Reconciliation In Transylvania Runs Aground

Plans for a park to illustrate the improvement in Romanian-Hungarian relations have been scuppered before the foundation stone has been laid.

Reconciliation In Transylvania Runs Aground

Plans for a park to illustrate the improvement in Romanian-Hungarian relations have been scuppered before the foundation stone has been laid.

Thursday, 10 November, 2005

When in late July Romania's Foreign Minister Andrei Plesu and his Hungarian counterpart Janos Martonyi agreed to build a "historical reconciliation park" in the Transylvanian town of Arad, their initiative was seen as a symbolic gesture, designed to illustrate how relations between their two peoples have improved in recent years.

But this month the planned ceremony to lay the reconciliation park's foundation stone failed to take place as a result of opposition from both Romania's left and its ultra-nationalist opposition. Moreover, this failure is but the latest of a series of recent setbacks to Romanian-Hungarian relations.

In mid-September the Hungarian consul in the central Romanian city of Cluj was accused by the city mayor of being a spy and asked to leave the country. Moreover, the expulsion followed an increasingly acrimonious war of words during which Romanian opposition politicians have warned on a near daily basis against Hungarian "revisionism".

In addition, according to a recent opinion poll, more than 58 per cent of Romanians believe that the Hungarian Democratic Federation of Romania (UDMR), the party which represents the country's 1.6 million Hungarian minority, is plotting against the

country's stability and unity. The war in Kosovo and the unstable situation in neighbouring Serbia have raised fears of a conflict between Hungarians and Romanians over Transylvania, an ethnically mixed region which was part of the Austro-Hungarian Empire until its demise in 1918.

Heightened tensions do not, however, mean imminent conflict in Translyvania. Instead, they are but a sign that an election is approaching in Romania. Indeed, the row over the reconciliation park says as much about internal Romanian politics as it is about Romanian-Hungarian relations.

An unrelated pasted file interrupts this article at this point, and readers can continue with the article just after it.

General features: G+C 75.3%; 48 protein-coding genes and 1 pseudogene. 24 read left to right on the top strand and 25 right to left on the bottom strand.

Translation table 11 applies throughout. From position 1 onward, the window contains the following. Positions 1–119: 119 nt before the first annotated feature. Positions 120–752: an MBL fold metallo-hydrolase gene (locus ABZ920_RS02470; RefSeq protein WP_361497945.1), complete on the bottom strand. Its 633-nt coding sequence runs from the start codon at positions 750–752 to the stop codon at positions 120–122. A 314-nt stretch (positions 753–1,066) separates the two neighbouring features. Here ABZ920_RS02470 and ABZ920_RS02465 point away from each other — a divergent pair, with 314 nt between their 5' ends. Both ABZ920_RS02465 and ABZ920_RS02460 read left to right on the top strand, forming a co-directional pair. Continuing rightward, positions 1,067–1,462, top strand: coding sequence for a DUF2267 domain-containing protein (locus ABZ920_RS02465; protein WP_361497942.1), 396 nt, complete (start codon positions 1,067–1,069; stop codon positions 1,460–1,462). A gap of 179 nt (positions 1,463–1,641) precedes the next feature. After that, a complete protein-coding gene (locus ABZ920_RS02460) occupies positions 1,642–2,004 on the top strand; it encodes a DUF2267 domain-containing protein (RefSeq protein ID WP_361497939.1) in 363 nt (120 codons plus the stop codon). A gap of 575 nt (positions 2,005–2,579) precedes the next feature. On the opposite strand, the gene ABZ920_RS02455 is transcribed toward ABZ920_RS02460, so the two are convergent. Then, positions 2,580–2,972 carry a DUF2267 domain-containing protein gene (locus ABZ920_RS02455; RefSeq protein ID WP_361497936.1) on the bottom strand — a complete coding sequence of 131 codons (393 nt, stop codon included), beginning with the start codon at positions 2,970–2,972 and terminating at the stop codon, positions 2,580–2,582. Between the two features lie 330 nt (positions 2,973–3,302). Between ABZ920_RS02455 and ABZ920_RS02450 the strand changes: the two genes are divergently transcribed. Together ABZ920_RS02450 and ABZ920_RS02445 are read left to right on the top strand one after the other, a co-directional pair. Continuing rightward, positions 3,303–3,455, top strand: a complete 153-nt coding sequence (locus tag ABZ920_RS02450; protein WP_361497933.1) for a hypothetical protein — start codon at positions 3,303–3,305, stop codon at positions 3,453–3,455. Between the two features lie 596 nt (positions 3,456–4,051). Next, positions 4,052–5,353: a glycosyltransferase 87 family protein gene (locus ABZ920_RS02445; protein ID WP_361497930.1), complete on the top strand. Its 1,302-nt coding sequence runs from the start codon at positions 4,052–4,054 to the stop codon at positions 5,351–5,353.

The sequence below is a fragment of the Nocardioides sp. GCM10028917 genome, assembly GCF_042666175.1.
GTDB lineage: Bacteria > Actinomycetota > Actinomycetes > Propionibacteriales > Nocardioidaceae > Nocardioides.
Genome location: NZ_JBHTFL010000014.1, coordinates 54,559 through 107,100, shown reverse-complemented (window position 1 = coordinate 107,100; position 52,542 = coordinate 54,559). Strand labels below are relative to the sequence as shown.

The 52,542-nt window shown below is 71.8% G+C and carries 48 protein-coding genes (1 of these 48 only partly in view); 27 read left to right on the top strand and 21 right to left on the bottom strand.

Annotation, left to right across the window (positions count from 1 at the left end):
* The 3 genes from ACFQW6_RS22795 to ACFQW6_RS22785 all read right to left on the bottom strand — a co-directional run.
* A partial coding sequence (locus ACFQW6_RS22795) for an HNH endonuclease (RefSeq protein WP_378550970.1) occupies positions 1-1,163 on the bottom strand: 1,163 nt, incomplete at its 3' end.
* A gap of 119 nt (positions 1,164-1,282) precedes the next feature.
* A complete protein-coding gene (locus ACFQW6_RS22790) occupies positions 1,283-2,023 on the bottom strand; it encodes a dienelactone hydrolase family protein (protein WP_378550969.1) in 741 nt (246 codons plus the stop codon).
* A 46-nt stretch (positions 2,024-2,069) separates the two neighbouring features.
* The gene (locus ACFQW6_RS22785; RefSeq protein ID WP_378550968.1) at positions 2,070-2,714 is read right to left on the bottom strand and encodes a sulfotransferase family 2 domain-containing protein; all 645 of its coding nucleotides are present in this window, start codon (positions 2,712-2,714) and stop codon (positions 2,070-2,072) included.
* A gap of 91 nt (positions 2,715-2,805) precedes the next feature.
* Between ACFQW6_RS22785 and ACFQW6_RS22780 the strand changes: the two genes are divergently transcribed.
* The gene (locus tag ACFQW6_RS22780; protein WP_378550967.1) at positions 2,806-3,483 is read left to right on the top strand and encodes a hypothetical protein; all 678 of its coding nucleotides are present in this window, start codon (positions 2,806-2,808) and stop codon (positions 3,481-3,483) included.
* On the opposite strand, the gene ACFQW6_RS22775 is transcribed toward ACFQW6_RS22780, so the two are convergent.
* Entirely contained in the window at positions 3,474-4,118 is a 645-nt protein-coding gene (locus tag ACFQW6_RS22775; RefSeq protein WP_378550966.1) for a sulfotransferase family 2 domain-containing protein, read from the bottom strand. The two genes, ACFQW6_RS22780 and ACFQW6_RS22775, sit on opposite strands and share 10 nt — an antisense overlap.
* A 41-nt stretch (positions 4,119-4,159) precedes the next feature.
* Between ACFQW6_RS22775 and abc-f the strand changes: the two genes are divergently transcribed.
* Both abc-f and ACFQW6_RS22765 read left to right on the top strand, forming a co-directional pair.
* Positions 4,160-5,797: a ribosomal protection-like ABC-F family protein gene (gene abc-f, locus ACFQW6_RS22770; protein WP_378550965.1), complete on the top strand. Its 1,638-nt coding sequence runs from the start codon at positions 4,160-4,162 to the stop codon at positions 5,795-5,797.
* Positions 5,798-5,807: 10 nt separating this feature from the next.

According to the Hungarian-Romanian decision, the reconciliation park was scheduled to include two main elements: a monument commemorating the execution by the Austrians of 13 Hungarian generals in Arad in 1849, and statues of Romanian historical figures from Transylvania.

The monument to the generals, known as "Hungarian Liberty", was unveiled in Arad in 1890 to commemorate the Hungarian "martyrs" who fought for their country's independence. However, after World War I, when Transylvania became part of Romania, the new authorities decided to dismantle it, on the grounds that the generals were responsible for massacring some 40,000 ethnic Romanians - charges which the Hungarians deny. For the past 75 years the statues have been stored in a military fort where their physical condition has deteriorated.

Many Romanian politicians have attempted to make political capital out of the monument. "The monument to the 13 generals has a profound anti-national and anti-Romanian character," the Party of Social Democracy in Romania (PDSR) said in an official statement. According to the latest opinion poll, PDSR, the main opposition party, is the favourite to win next year's parliamentary elections. PDSR leader and former Romanian President Ion Iliescu warned that the Hungarians are "setting a trap" to make claims on Transylvania.

Ever ready to show his ultra-nationalist outlook, Greater Romania Party (PRM) leader Corneliu Vadim Tudor said that the intention to reinstate the monument is comparable to "demanding that the Jews erect a statue of Hitler at the Auschwitz concentration camp". Another opposition party, the Party of Romanian National Unity (PUNR), condemned the agreement, describing it as "humiliating for Romania's national dignity".

Even the Democratic Party, a member of the ruling coalition, criticised the decision to reinstate the monument, saying that it would "bring back the tragic memory of a Transylvania where the national rights of Romanians were not recognised". Moreover, the Democrats on the Arad town council joined the opposition in supporting a resolution opposing making available the land earmarked for the park.

In face of such opposition the Romanian authorities backed down. Citing poor health, the Premier Radu Vasile cancelled his planned visit for the inauguration of the reconciliation park and delegated the task to a junior member of the government.

Shortly after Vasile's decision, Hungarian Prime Minister Viktor Orban arrived in Arad on where he attended a ceremony commemorating the 13 generals and a play on the generals staged by the Oradea Hungarian-language theatre. However, he, too, decided not to take part in the official ceremony the next day and no foundation stone was laid at the reconciliation park.

The same day, a Hungarian delegation headed by Justice Minister Ibolya David attended a mass in memory of the generals and later laid wreaths at an obelisk commemorating Hungarian heroes. Meanwhile, some 100 Greater Romania Party sympathisers and other nationalists shouted obscenities and protested against the presence in Romania of the Hungarian delegation.

Marian Chiriac is news editor of the MediaFax News Agency in Bucharest and editor of Foreign Policy, a quarterly published by the Romanian Academic Society.

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